Rat killers of New York: canines, volunteers hunt brazen rodents


New York (AFP)

Late Friday night, eight dog lovers and their pet pooches roam several dark alleys on New York’s Lower East Side on a mission: to hunt and kill as many rats as possible.

The dogs, mostly terriers, gasp and strain themselves on the leash before diving into garbage bags and seconds later showing up with a cramping rodent between their teeth.

“They’re bred for the job. They’re wired for the job. They live for the job,” said Richard Reynolds, organizer of the Ryder’s Alley Trencher-fed Society, or RATS for short.

New York’s furry rodents are notorious. Legend has it that the city has as many rats as there are people (about eight million), and public health officials regularly test new population control techniques, including dry ice in rat caves to suffocate them.

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Shortly after the coronavirus crisis began, the American Centers for Disease Control and Prevention warned of “unusual or aggressive rodent behavior” after restaurants and offices were closed and food sources were disrupted.

That didn’t deter the volunteers from RATS and their dogs. They have hunted vermin for about 30 years and have maintained their nightly encounters during the pandemic, albeit a little less regularly.

– superpowers –

Dogs with shorter legs like hunt terriers flush rodents out of piles of trash, construction debris, and bushes, while faster dogs with longer legs like Bedlingtons stand back and are ready to pounce.

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“It’s a bit like X-Men,” says Alex Middleton, a 36-year-old dog trainer. “Every dog ​​has its own superpower.”

77-year-old Reynolds sometimes hits trash cans with a metal stick to scurry around rats, while Middleton often drops Rommel, a hunting terrier, straight into dumpsters.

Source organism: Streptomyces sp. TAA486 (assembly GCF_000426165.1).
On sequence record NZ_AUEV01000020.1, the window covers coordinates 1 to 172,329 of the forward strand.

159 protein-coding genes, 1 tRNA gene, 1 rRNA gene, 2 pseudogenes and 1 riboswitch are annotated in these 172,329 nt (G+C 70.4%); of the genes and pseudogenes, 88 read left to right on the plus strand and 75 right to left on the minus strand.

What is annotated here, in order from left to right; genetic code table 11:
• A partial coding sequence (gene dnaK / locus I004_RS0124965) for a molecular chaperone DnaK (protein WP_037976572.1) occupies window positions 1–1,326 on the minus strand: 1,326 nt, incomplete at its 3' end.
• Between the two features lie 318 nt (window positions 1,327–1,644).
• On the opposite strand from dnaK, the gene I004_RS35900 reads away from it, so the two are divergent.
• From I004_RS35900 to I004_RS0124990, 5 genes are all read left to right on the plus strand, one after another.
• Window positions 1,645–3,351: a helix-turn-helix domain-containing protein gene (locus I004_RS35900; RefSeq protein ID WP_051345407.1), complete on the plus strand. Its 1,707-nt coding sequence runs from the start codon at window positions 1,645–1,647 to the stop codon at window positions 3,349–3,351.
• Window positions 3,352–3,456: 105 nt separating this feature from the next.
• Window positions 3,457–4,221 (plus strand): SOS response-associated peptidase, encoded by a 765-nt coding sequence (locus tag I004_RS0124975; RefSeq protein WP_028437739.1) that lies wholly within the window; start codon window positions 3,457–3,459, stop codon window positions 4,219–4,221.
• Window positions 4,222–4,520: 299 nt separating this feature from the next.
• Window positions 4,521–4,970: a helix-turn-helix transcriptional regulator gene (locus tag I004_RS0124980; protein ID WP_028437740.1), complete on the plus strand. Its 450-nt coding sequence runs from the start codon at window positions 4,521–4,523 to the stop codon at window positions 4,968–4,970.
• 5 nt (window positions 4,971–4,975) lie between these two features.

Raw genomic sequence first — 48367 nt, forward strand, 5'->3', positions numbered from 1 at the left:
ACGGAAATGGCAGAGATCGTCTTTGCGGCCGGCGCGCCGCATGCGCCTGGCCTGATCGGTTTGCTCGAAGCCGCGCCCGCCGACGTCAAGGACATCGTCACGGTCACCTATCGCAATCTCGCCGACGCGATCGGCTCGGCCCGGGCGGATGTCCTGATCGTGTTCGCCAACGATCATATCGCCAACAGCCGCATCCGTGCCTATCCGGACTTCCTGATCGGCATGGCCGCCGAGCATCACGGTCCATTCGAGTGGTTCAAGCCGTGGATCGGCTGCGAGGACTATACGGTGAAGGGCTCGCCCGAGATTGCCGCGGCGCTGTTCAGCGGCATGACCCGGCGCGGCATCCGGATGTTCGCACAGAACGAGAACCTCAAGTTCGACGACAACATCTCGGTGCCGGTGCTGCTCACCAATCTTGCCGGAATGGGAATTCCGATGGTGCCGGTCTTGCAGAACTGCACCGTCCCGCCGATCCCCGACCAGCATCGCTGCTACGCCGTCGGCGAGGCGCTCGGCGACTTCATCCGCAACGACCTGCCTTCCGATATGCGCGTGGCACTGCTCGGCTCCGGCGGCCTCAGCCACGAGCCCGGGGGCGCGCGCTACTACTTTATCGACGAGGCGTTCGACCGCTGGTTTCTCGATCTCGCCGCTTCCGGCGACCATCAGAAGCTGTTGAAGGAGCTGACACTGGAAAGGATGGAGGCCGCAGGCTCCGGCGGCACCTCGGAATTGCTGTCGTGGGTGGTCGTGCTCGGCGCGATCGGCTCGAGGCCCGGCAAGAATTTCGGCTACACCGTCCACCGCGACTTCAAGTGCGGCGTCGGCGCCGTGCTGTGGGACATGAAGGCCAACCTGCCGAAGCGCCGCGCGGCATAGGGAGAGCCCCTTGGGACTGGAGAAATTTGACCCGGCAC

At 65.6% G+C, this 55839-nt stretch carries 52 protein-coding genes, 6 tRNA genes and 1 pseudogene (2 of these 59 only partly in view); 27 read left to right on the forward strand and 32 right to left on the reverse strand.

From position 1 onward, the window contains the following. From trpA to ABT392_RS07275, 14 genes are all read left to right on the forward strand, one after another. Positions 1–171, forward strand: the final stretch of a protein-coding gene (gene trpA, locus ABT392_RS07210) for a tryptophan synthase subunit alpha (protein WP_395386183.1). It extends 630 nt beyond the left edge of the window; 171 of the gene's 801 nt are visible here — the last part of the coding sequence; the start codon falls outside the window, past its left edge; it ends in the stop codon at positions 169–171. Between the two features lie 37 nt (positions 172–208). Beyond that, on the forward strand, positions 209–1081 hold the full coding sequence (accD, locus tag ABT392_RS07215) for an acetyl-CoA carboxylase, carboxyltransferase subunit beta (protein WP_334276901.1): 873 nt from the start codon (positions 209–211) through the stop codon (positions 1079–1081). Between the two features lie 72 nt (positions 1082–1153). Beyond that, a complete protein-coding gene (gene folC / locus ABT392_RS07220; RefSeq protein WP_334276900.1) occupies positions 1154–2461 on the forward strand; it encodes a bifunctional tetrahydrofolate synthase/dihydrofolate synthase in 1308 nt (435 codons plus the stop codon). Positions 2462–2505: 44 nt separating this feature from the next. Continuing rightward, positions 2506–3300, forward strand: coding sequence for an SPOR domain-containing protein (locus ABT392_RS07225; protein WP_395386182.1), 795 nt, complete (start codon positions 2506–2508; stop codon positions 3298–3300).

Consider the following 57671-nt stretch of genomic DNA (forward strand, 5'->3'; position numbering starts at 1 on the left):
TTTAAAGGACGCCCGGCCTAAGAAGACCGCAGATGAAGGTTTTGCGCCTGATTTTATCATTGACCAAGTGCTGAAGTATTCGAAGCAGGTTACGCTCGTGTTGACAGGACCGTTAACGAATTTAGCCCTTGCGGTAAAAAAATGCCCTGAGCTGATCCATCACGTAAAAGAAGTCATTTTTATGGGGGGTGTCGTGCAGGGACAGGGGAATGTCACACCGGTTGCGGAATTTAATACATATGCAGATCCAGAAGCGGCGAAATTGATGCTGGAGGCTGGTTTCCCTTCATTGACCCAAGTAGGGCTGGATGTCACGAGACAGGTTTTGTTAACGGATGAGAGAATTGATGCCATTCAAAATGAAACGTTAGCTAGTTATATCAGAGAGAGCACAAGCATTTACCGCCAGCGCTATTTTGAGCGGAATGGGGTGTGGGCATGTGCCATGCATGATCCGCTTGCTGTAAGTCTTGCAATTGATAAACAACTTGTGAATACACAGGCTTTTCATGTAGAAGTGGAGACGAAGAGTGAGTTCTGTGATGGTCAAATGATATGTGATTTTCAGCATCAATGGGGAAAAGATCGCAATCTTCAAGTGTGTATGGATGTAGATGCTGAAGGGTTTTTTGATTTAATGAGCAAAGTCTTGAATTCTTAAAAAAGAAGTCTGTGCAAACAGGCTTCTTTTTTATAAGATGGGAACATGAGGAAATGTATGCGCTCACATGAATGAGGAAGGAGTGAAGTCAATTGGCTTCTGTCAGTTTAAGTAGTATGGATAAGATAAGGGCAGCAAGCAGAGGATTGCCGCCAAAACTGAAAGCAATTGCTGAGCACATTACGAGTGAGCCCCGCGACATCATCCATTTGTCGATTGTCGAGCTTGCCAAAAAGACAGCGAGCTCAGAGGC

“Carry on with Rommel, get it,” shouts the group as the dog whirls around in the garbage. Moments later, after several squeaking noises, Rommel appears with the rat, whose blood is dripping from his mouth, and the hunters cheer.

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The pied patters pick up the carcasses by their tails and place them in a cloth bag with a strap. Its contents are emptied and counted at the end of the night.

“The newer members carry the bag together,” said 28-year-old Sophia Pierce. “It’s hard – do you want to feel it?”

Pierce, a dog hairdresser who joined the hunt with her dachshund Lita a year ago, is unaffected by the carnage.

“You just get used to it. I think the people who just walk up to it get more squeamish than we do,” she said.

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Reynolds, a dog show judge, was at a New Jersey park in the 1990s when his pooches started killing rats during a show there. The park attendant asked if they would come back to help and RATS was born.

RATS answers calls and Facebook messages from residents with rat problems who are usually very grateful for the group’s quick and effective response.

The city government does not recommend the practice because of the risk of dogs suffering from a serious illness known as leptospirosis. But city officials don’t stop the group because the catchers don’t break their health code.

“The occasional can of beer was thrown at us for making too much noise, but we’re welcome in most places we go,” Reynolds said.

– ‘Another world’ –

Kayla Callender said she was “hyped” earlier this month when she saw the hunters in her Manhattan neighborhood near the Williamsburg Bridge.

“You certainly make a huge difference. I appreciate that,” she told AFP.

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Not everyone feels the same.

Stephanie Bell, senior director of animal rights group PETA, described the hunts as “archaic, depraved and illegal”.

But for Reynolds, death from terriers is no more cruel than death from rat poison or sticky traps.

Michael Parsons, a rat expert at Fordham University, compares hunting to “a patch for cancer”. Reducing food waste and waste is more effective in controlling the rat population, he said.

But while he said the group is not making a “bad impression” on the New York rodent population, he added that they are “contributing to the community”.

The group is sending DNA samples to researching universities and providing frozen rats for hawks to eat at a nearby bird rehabilitation center.

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The volunteers say their joy is their dogs having fun developing predatory skills.

“We control rats, but that’s not really why we’re here,” Reynolds said. “We’re here for the dogs, to work the dogs.”

Kim McCormick, a 58-year-old paramedic who takes six-hour round trips from Connecticut to attend, also enjoys the camaraderie among the owners.

“It’s a whole different world, a whole different way of meeting people. We work together and the dogs are phenomenal together,” she said.

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After three hours of stalking, 54-year-old Greg Conception sets up the night on the floor. He has a total of 26.

“We usually get around 40. It’s a bit light. We obviously come here too often,” he said.